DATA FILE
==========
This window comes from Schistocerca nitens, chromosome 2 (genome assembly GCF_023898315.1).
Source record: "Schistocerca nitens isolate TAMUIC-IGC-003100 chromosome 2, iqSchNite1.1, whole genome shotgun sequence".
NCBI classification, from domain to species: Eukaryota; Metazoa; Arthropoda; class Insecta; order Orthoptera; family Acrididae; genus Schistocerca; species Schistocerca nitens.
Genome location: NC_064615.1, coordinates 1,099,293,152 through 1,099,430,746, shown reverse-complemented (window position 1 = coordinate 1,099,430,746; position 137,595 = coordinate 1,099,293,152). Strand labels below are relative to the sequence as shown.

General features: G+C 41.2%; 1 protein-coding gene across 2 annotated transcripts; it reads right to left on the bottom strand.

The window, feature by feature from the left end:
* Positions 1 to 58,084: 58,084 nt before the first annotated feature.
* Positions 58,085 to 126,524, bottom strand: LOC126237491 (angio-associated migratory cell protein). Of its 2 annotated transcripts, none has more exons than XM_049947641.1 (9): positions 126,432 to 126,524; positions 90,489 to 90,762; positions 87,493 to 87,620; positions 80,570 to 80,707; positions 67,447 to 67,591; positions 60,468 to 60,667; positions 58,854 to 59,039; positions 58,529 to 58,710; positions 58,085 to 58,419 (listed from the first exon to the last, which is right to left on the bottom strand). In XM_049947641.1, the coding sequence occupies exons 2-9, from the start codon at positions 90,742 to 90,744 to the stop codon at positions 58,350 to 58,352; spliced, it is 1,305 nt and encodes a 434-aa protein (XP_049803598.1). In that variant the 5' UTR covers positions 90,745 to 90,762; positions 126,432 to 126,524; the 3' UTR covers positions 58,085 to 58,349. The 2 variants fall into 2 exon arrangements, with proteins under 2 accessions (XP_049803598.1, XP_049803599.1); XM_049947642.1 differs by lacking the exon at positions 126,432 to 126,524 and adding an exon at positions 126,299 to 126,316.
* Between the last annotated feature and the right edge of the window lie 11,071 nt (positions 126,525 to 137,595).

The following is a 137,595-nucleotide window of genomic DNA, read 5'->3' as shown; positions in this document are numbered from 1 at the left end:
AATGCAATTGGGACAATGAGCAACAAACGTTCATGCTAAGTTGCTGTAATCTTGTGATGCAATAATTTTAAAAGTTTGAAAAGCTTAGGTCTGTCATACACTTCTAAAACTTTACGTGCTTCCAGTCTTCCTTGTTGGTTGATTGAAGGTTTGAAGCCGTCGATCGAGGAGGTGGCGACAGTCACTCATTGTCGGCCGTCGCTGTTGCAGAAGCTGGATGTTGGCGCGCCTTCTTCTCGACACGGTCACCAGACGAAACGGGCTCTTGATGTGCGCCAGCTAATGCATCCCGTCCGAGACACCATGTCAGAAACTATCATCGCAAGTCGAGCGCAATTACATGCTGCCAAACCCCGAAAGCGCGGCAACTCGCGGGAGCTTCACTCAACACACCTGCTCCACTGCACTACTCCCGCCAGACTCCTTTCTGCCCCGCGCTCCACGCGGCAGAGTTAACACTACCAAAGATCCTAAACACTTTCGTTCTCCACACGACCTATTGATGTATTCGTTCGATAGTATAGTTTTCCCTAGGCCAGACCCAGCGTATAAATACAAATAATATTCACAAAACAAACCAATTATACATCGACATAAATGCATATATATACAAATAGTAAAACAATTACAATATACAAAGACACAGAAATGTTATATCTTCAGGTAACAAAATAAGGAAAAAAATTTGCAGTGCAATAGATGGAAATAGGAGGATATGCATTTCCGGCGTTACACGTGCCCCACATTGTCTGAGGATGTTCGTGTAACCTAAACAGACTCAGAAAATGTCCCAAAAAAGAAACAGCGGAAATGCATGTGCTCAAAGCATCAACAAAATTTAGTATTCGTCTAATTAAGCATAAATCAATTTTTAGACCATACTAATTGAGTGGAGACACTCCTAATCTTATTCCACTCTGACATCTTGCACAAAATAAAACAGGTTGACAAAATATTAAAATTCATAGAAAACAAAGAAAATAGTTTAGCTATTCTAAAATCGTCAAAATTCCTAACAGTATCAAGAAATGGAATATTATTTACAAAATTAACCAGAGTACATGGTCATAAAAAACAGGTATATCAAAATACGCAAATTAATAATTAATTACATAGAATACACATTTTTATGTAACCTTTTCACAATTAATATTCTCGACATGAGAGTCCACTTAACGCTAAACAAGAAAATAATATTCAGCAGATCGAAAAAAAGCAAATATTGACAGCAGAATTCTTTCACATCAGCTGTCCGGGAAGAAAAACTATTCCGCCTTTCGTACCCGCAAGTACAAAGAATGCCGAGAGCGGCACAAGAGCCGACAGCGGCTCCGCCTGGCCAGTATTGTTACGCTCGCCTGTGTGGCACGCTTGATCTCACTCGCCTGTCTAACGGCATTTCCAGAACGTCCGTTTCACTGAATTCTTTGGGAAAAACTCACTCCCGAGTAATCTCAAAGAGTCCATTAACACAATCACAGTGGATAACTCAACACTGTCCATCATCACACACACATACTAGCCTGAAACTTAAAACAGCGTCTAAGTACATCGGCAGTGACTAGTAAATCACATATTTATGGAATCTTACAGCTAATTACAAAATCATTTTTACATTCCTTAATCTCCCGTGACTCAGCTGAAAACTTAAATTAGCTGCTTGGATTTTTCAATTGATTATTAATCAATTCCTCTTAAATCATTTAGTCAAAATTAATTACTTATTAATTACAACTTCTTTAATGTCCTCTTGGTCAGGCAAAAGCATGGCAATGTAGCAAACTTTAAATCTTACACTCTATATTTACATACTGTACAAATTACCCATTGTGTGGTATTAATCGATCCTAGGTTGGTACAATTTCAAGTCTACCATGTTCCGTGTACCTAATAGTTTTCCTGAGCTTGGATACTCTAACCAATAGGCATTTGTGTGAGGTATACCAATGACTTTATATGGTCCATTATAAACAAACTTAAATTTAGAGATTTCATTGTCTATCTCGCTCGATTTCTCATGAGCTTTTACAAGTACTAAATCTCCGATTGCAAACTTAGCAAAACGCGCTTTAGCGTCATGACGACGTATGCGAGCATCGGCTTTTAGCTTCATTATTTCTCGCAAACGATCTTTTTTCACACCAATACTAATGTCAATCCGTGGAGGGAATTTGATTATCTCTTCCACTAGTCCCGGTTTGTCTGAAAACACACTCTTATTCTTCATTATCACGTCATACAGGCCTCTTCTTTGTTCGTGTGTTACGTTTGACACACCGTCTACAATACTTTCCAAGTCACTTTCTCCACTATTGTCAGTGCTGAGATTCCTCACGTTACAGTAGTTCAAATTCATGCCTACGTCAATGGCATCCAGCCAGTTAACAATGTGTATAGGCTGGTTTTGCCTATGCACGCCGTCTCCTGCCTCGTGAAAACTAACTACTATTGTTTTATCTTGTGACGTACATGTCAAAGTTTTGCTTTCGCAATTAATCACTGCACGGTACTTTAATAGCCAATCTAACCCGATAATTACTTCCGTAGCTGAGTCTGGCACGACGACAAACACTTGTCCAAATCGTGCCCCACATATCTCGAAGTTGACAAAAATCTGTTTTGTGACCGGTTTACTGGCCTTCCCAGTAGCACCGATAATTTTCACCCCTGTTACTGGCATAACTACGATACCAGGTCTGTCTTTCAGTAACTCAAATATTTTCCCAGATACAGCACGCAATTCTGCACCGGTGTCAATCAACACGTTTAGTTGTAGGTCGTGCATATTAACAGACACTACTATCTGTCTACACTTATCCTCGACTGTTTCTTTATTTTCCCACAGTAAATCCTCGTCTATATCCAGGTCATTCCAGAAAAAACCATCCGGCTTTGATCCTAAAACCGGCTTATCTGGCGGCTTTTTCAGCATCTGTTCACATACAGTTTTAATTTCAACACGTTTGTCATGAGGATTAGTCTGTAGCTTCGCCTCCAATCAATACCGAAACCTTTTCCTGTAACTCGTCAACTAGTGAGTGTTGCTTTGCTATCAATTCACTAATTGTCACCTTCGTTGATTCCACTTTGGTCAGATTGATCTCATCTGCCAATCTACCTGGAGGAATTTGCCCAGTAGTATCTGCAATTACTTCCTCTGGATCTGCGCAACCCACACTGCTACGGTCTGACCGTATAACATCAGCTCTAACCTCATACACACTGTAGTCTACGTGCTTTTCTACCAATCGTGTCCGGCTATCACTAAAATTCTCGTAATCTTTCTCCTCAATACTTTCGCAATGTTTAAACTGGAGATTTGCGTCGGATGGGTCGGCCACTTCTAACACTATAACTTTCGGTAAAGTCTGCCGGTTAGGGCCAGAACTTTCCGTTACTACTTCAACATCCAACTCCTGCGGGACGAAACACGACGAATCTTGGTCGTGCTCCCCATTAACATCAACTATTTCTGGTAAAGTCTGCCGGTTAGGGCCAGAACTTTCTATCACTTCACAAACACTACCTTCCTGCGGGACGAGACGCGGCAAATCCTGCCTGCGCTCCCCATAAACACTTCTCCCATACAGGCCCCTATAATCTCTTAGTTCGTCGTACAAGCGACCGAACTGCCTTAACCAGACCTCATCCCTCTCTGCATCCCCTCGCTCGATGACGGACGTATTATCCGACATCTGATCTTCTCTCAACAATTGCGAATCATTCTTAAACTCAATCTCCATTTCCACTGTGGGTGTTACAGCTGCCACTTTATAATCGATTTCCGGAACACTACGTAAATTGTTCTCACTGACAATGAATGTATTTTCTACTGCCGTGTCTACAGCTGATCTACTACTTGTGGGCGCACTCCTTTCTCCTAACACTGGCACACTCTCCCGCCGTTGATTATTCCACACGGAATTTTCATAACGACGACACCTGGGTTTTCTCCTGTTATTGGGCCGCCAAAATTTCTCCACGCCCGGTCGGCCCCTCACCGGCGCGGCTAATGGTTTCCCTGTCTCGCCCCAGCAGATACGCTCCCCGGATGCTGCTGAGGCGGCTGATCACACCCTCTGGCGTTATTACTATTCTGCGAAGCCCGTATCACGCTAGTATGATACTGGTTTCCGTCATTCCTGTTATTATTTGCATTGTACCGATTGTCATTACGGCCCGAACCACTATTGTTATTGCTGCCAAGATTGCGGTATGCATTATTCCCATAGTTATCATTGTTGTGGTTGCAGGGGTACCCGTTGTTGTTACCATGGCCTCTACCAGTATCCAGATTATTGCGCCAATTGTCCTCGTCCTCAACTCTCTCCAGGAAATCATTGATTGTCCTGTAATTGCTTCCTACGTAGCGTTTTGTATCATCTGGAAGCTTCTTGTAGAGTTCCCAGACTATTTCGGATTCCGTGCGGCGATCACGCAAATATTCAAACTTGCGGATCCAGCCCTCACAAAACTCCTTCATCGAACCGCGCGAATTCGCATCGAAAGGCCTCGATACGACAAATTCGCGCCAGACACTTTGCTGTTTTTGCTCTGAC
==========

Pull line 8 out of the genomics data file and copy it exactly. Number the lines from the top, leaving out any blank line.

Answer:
* Positions 58,085 to 126,524, bottom strand: LOC126237491 (angio-associated migratory cell protein). Of its 2 annotated transcripts, none has more exons than XM_049947641.1 (9): positions 126,432 to 126,524; positions 90,489 to 90,762; positions 87,493 to 87,620; positions 80,570 to 80,707; positions 67,447 to 67,591; positions 60,468 to 60,667; positions 58,854 to 59,039; positions 58,529 to 58,710; positions 58,085 to 58,419 (listed from the first exon to the last, which is right to left on the bottom strand). In XM_049947641.1, the coding sequence occupies exons 2-9, from the start codon at positions 90,742 to 90,744 to the stop codon at positions 58,350 to 58,352; spliced, it is 1,305 nt and encodes a 434-aa protein (XP_049803598.1). In that variant the 5' UTR covers positions 90,745 to 90,762; positions 126,432 to 126,524; the 3' UTR covers positions 58,085 to 58,349. The 2 variants fall into 2 exon arrangements, with proteins under 2 accessions (XP_049803598.1, XP_049803599.1); XM_049947642.1 differs by lacking the exon at positions 126,432 to 126,524 and adding an exon at positions 126,299 to 126,316.